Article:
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Cambridge History of American Literature: volume 1, Colonial and Revolutionary Literature: Early National Literature: Part I (ed. Trent, William Peterfield, 1862-1939., Erskine, John, 1879-1951., Sherman, Stuart Pratt, 1881-1926., Van Doren, Carl, 1885-1950.) 4 0 Browse Search
The writings of John Greenleaf Whittier, Volume 4. (ed. John Greenleaf Whittier) 4 0 Browse Search
James Parton, Horace Greeley, T. W. Higginson, J. S. C. Abbott, E. M. Hoppin, William Winter, Theodore Tilton, Fanny Fern, Grace Greenwood, Mrs. E. C. Stanton, Women of the age; being natives of the lives and deeds of the most prominent women of the present gentlemen 2 0 Browse Search
Thomas Wentworth Higginson, The new world and the new book 2 0 Browse Search
The writings of John Greenleaf Whittier, Volume 1. (ed. John Greenleaf Whittier) 2 0 Browse Search
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Browsing named entities in The writings of John Greenleaf Whittier, Volume 4. (ed. John Greenleaf Whittier). You can also browse the collection for Hylas or search for Hylas in all documents.

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The writings of John Greenleaf Whittier, Volume 4. (ed. John Greenleaf Whittier), Personal Poems (search)
hee? Who when peril gathers o'er us, Wear so calm a brow? Who, with evil men before us, So serene as thou? Early hath the spoiler found thee, Brother of our love! Autumn's faded earth around thee, And its storms above! Evermore that turf lie lightly, And, with future showers, O'er thy slumbers fresh and brightly Blow the summer flowers! In the locks thy forehead gracing, Not a silvery streak; Nor a line of sorrow's tracing On thy fair young cheek; Eyes of light and lips of roses, Such as Hylas wore,— Over all that curtain closes, Which shall rise no more! Will the vigil Love is keeping Round that grave of thine, Mournfully, like Jazer weeping Over Sibmah's vine; O vine of Sibmah! I will weep for thee with the weeping of Jazer! Jeremiah XLVIII. 32. Will the pleasant memories, swelling Gentle hearts, of thee, In the spirit's distant dwelling All unheeded be? If the spirit ever gazes, From its journeyings, back; If the immortal ever traces O'er its mortal track; Wilt thou not,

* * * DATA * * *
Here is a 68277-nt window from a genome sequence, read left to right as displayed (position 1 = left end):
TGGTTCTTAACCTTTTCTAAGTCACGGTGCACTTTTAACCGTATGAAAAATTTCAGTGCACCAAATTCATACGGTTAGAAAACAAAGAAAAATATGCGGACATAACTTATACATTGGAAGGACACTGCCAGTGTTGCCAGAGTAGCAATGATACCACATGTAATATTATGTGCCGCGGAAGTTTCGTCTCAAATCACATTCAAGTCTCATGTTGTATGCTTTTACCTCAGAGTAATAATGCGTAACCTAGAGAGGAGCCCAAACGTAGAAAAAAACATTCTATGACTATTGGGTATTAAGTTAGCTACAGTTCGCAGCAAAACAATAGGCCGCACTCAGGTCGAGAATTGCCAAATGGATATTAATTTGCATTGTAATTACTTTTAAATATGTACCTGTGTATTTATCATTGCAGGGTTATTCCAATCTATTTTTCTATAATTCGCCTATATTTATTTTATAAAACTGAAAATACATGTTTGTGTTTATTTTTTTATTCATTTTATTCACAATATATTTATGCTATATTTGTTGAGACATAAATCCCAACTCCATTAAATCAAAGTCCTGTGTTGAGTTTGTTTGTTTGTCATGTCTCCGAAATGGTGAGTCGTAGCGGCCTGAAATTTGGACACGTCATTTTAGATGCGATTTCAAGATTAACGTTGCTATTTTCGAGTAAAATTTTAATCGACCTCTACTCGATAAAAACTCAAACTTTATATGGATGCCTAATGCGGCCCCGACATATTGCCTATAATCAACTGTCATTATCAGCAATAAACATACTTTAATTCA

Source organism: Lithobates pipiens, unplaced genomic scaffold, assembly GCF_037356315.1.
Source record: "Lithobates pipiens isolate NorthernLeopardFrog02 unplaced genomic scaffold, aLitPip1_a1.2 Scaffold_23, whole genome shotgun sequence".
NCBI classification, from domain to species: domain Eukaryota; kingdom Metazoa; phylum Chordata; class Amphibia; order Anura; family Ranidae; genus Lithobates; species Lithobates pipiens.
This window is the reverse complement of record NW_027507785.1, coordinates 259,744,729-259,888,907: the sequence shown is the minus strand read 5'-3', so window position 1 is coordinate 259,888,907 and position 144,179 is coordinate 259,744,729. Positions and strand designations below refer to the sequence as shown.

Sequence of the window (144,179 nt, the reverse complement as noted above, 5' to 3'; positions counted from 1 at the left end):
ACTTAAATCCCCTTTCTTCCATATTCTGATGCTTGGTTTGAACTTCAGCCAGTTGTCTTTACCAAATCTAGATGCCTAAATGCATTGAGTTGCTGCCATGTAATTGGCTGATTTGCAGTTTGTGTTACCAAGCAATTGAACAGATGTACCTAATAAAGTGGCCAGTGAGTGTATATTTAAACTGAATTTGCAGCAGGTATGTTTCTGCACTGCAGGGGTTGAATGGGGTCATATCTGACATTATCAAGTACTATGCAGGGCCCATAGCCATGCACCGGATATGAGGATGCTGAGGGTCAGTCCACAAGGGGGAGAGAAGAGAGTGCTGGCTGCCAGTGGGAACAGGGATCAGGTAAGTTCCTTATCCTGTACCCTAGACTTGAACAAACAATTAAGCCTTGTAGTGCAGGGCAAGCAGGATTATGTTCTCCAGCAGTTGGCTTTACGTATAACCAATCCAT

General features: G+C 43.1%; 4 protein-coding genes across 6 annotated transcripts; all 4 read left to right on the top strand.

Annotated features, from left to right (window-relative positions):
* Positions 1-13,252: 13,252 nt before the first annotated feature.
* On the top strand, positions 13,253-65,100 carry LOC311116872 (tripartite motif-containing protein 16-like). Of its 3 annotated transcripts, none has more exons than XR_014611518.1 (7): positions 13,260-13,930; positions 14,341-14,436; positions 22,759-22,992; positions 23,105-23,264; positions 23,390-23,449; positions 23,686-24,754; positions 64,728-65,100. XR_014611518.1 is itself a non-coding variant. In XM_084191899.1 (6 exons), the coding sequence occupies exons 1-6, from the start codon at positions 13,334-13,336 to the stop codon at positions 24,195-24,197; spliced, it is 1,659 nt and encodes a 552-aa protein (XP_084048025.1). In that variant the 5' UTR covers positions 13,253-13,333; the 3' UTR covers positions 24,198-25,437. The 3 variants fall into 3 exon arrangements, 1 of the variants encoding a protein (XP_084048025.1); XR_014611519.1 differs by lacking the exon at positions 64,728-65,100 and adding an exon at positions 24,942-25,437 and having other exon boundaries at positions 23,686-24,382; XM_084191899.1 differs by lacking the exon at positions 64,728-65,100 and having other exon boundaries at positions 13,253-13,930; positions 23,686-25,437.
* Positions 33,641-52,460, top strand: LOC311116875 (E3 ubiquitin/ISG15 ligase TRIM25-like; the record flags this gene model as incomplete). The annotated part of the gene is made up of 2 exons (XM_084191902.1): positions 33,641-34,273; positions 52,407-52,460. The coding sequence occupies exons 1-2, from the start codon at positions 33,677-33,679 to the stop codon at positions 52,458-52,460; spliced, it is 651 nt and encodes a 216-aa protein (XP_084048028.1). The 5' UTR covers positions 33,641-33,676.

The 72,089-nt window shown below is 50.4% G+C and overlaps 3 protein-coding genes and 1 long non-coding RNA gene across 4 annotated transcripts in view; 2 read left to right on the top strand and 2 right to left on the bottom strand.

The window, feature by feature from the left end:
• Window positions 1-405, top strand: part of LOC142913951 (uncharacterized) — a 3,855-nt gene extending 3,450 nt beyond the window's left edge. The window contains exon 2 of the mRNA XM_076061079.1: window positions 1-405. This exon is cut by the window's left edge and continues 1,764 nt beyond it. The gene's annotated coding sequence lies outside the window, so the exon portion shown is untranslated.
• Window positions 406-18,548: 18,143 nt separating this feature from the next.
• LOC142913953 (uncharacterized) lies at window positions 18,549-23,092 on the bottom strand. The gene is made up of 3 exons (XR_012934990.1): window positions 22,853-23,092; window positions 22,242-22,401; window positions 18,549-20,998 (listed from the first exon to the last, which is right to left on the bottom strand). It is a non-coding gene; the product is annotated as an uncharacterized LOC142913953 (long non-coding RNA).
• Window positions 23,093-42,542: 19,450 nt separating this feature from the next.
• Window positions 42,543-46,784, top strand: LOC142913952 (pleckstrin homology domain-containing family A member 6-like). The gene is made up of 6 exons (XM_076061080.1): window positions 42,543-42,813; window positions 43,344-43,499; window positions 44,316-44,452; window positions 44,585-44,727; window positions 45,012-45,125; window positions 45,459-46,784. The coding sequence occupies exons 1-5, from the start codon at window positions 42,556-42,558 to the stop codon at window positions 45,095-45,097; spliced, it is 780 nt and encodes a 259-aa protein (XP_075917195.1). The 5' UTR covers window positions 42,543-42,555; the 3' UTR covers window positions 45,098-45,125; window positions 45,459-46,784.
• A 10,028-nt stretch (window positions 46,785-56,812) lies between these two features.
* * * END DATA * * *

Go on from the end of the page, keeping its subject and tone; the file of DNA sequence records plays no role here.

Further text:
The writings of John Greenleaf Whittier, Volume 4. (ed. John Greenleaf Whittier), Appendix (search)
t is an awful, all arduous thing to root out every affection for earthly things, so as to live only for another world. I am now far, very far, from you all; and as often as I look around and see the Indian scenery, I sigh to think of the distance which separates us. —Letters of Henry Martyn, from India. “Say, whose is this fair picture, which the light From the unshutter'd window rests upon Even as a lingering halo? Beautiful! The keen, fine eye of manhood, and a lip Lovely as that of Hylas, and impressed With the bright signet of some brilliant thought; That broad expanse of forehead, clear and high, Marked visibly with the characters of mind, And the free locks around it, raven black, Luxuriant and unsilver'd!—who was he?” A friend, a more than brother. In the spring And glory of his being he went forth From the embraces of devoted friends, From ease and quiet happiness, from more— From the warm heart that loved him with a love Holier than earthly passion, and to whom T